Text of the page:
WHEN renowned journalist Peter Malherbe joined the Sunday Times in the early 80′s – I can safely say before I was even born – he joined an elite group of Dale College old boys that ruled its newsroom.
Then editor Tertius Myburgh and managing editor Joe Sutton were the people in charge of this great establishment. Sutton – as he wrote in the PE Herald earlier this year and I’m purely rehashing his words here – was the old Dalian that had a profound influence on Peter.
Sutton died at the age of 85, in February this year.
Peter wrote after his mentor’s passing:
While the editor is responsible for the political stance of the newspaper and the overall direction it takes, it is the managing editor who is often in charge of the day-to-day running of the paper and putting it all together.
In Joe you got what you saw. He was a kind, friendly man, but determined and dedicated to a fault. If he wanted a particular story that Sunday, he would continue to goad and push reporters and news editors until it landed on his desk. He believed in the Sunday Times and it was during his watch that the newspaper published some of its more memorable stories.
Ironically, I was to follow in his footsteps and become managing editor of the newspaper many years later. One of the things that I tried to emulate was his calm, unflappable disposition – a real challenge on a big newspaper like the Sunday Times. When the going got tough I would think of Joe and his simple approach to most issues.
Peter went on to become exactly what he wanted to be. A journalist that influenced thought and influenced the times he was living in and when that hat fulfilled him, he moved to Thailand, to satisfy his insatiable appetite for travel and experiencing new things.
Peter was at the Durban office this week, apparently to give the bureau a pep talk, give them insight, enthuse them or spy on them or whatever.
But Peter was candid about the person that was the greatest influence in his life and his career. The person that gave him his first shot in the paper, the one that shaped his journalistic mind and I’m sure – although I was not there – the person that stood up for him when many in the newsroom would have doubted his ability.
Being a journalist is tough. You need to know enough about everything to write about it, while you beg for insight from the experts of every available field. Then you have to compile that information so that Joe Khumalo down the street may also gain a bit of understanding.
And, Lord forbid, please don’t bore Khumalo to death, he has a wife and two kids to provide for.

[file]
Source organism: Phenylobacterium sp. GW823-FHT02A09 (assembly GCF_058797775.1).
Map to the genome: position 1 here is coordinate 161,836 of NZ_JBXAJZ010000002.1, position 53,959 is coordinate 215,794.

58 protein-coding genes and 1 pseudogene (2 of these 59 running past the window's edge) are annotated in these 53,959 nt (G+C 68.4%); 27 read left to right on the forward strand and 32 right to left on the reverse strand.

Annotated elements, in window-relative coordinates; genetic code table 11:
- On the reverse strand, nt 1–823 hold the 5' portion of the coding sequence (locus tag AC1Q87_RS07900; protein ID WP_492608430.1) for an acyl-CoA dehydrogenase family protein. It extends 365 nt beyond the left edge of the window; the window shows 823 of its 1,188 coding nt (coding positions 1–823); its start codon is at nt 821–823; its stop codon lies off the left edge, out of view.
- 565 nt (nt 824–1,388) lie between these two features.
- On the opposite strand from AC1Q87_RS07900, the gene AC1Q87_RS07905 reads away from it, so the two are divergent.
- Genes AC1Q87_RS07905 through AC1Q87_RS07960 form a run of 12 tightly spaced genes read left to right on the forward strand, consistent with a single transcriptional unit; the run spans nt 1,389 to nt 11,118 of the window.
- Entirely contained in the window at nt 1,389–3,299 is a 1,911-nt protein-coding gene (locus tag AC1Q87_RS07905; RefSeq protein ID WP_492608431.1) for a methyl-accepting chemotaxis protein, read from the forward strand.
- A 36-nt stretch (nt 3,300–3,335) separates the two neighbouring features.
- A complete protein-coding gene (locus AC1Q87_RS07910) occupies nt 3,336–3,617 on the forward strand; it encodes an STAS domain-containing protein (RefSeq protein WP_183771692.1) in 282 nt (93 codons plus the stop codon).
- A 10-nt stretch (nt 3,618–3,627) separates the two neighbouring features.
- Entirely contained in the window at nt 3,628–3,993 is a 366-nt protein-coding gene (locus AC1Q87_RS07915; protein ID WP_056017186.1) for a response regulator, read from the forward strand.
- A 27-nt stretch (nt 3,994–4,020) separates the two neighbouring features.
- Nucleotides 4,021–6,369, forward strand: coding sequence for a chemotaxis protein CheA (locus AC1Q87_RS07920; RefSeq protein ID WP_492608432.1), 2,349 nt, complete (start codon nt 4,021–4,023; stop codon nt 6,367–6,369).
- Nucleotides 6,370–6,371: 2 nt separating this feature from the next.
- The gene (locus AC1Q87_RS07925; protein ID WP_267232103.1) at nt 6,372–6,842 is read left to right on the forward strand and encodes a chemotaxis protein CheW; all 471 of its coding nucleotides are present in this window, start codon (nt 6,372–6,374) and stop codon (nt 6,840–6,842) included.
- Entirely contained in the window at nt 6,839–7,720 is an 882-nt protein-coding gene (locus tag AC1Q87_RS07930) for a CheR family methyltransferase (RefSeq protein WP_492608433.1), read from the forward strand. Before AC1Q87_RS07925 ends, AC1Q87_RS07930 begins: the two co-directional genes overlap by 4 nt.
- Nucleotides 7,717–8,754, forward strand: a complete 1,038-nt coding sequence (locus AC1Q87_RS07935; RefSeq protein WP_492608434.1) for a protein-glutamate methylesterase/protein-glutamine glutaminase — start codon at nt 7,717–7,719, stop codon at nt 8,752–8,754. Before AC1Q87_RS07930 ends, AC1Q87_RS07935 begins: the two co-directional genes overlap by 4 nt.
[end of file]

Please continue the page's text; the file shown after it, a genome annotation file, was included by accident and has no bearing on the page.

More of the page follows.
We all need a Joe Sutton in our lives.
The person that believes in you, not because they are your relative or they think you’ll pay them back one day. No.
That person who will say: “Kid go to Mauritius, find out who has been running the housing scam that has scavenged millions from South Africans”, even though you might not have a contact in Mauritius or even a passport.
The point is, they trusted you to do the job, and you delivered because you dare not let your mentor down. You’d die for him, if he sent you the brief. And he will trust you with even bigger assignments because you didn’t let him down the last time and on the cycle goes.
Rugby has plenty “Suttons” in the changing rooms.
These Suttons made sure that the likes of Eben Etzebeth, Pieter-Steph du Toit, Pat Lambie and Siya Kolisi got their first shots at an early age. And guess what, they didn’t let their Suttons down.
They put their under-developed young bodies on the line, both appeasing the game plan and managing to add a bit of their flair and unique characteristics to their game.
I often wonder and worry about South African sport’s black sheep: soccer.
Soccer in South Africa is loved and enjoyed by many. Those who play it, do their best to make a decent spectacle out of it.
But I often worry that there aren’t enough Suttons in soccer. Guys that are there to mentor, groom and get the best from the player, not just on the field of play but off it.
Often budding soccer players need these mentors in their personal lives too, to get them away from the evils that come with fame and fortune. The good ol’ women and booze.
I was inspired to write this by two things (other than my yearning for the late Sutton): The cover of this month’s Kickoff magazine, which features renowned bad boys Jabu Pule and Steve Lekoelea; and Thulani “Tyson” Hlatshwayo’s impressive performances at the Cosafa Cup for Gordon Igesund’s watered down Bafana squad.
We all know about the famous bad boys so I’m going to head straight to Tyson.
Now, although I’m a firm believer that no single player should ever be praised in a losing cause (you win as a team, you lose as a team) the Ajax defender did his best to put up his hand for future selection. If the team loses, that means all the components that were designed to make it win failed, whether via penalty shoot-out or 90 minutes.
When a car crashes and kills everyone on board because the brakes failed, no one cares that the rear view mirror was positioned correctly. The same applies in team sports.
I feel like I’ve been going on forever. But the point is, Hlatshwayo (23) has entered the Bafana newsroom, it is really up to Gordon Igesund to decide whether he will be Hlatshwayo’s Sutton and include him in the final World Cup qualifier against Botswana or do the other thing that the editors we don’t know did, that Peter didn’t write about.